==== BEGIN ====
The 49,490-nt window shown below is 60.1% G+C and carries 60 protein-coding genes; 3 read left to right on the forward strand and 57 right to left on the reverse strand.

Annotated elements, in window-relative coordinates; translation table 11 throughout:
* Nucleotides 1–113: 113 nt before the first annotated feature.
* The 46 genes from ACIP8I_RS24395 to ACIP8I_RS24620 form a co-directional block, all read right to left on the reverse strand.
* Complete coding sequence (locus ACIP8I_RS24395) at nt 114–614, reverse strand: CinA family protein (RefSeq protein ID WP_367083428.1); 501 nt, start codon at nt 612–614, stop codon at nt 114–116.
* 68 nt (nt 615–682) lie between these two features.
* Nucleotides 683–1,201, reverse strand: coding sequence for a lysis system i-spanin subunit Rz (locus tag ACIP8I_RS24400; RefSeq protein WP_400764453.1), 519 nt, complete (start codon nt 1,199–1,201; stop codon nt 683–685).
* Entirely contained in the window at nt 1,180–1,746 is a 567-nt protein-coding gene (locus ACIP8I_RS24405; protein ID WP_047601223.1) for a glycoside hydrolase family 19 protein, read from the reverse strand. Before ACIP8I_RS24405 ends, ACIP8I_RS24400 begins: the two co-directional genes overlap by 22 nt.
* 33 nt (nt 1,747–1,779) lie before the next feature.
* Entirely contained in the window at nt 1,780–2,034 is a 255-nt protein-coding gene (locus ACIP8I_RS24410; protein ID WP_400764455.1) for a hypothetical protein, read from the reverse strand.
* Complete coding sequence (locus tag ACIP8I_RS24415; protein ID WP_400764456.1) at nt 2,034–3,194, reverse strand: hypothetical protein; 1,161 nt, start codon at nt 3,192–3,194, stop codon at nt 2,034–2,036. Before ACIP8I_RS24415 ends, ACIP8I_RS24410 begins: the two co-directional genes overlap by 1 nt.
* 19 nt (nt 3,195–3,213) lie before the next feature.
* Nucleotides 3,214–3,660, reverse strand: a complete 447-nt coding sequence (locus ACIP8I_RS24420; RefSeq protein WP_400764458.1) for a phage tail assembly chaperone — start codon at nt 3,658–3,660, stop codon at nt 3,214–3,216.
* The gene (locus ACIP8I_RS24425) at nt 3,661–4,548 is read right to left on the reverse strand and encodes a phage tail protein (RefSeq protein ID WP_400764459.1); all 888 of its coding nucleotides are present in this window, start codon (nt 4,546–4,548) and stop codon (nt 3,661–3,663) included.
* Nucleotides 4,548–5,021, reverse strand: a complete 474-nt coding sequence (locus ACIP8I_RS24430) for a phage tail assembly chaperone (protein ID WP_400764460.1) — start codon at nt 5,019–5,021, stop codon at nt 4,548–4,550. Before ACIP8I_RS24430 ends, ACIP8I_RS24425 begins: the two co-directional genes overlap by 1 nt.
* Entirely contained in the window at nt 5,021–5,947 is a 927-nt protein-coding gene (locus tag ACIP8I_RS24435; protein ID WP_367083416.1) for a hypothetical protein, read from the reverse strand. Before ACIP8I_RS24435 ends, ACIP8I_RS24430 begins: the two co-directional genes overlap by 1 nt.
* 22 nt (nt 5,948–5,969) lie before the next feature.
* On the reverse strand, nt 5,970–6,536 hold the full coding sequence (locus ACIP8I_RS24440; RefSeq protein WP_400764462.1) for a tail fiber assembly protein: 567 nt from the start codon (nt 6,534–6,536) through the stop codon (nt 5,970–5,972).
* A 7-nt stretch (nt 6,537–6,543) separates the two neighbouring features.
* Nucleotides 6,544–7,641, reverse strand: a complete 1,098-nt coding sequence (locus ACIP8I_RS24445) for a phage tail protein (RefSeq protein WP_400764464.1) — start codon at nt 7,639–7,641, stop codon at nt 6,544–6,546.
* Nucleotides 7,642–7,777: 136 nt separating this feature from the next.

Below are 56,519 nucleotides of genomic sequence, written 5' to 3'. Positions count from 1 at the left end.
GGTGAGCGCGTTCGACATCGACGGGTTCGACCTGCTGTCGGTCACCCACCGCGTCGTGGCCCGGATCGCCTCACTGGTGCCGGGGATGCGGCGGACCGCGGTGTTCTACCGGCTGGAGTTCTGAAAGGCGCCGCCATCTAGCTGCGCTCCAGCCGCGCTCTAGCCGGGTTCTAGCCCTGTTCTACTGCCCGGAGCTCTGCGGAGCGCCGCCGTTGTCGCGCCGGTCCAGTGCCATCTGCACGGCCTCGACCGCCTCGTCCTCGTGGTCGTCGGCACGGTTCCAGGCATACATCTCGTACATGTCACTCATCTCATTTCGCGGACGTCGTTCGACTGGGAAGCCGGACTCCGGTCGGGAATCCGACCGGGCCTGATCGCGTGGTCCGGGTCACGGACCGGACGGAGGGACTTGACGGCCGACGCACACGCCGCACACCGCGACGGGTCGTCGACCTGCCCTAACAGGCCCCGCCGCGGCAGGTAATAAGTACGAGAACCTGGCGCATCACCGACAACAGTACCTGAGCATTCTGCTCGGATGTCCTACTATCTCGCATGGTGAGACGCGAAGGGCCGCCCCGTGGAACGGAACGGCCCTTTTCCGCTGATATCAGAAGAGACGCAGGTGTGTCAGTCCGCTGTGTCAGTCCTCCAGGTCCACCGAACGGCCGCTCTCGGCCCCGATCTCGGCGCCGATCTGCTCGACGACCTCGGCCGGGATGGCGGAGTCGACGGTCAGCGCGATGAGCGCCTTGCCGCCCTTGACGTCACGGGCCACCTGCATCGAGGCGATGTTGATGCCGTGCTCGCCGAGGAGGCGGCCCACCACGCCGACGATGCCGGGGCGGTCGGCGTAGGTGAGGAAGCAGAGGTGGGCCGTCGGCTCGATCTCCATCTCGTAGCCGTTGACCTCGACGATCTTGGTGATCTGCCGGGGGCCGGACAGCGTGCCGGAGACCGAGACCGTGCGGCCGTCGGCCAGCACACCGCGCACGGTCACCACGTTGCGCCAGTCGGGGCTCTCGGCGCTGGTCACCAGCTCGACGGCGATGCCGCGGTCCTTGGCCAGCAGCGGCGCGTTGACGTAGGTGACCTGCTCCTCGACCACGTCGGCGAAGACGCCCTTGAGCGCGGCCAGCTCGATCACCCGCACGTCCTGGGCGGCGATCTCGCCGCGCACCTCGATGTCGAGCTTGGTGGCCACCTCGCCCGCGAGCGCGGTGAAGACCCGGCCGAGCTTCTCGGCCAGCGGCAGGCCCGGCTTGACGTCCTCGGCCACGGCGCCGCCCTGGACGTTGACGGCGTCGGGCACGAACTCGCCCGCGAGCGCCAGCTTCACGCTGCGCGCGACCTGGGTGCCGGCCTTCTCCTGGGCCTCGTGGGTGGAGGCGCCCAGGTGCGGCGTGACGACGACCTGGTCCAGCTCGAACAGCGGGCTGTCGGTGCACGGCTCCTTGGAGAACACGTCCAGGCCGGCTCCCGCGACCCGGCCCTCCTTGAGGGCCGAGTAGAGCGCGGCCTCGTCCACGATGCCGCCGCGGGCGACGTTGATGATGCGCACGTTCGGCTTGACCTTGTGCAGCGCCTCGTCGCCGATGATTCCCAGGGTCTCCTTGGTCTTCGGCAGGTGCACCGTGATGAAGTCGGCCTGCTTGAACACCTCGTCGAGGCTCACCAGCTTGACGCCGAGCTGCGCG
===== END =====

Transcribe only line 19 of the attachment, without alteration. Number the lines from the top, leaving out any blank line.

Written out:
* A 7-nt stretch (nt 6,537–6,543) separates the two neighbouring features.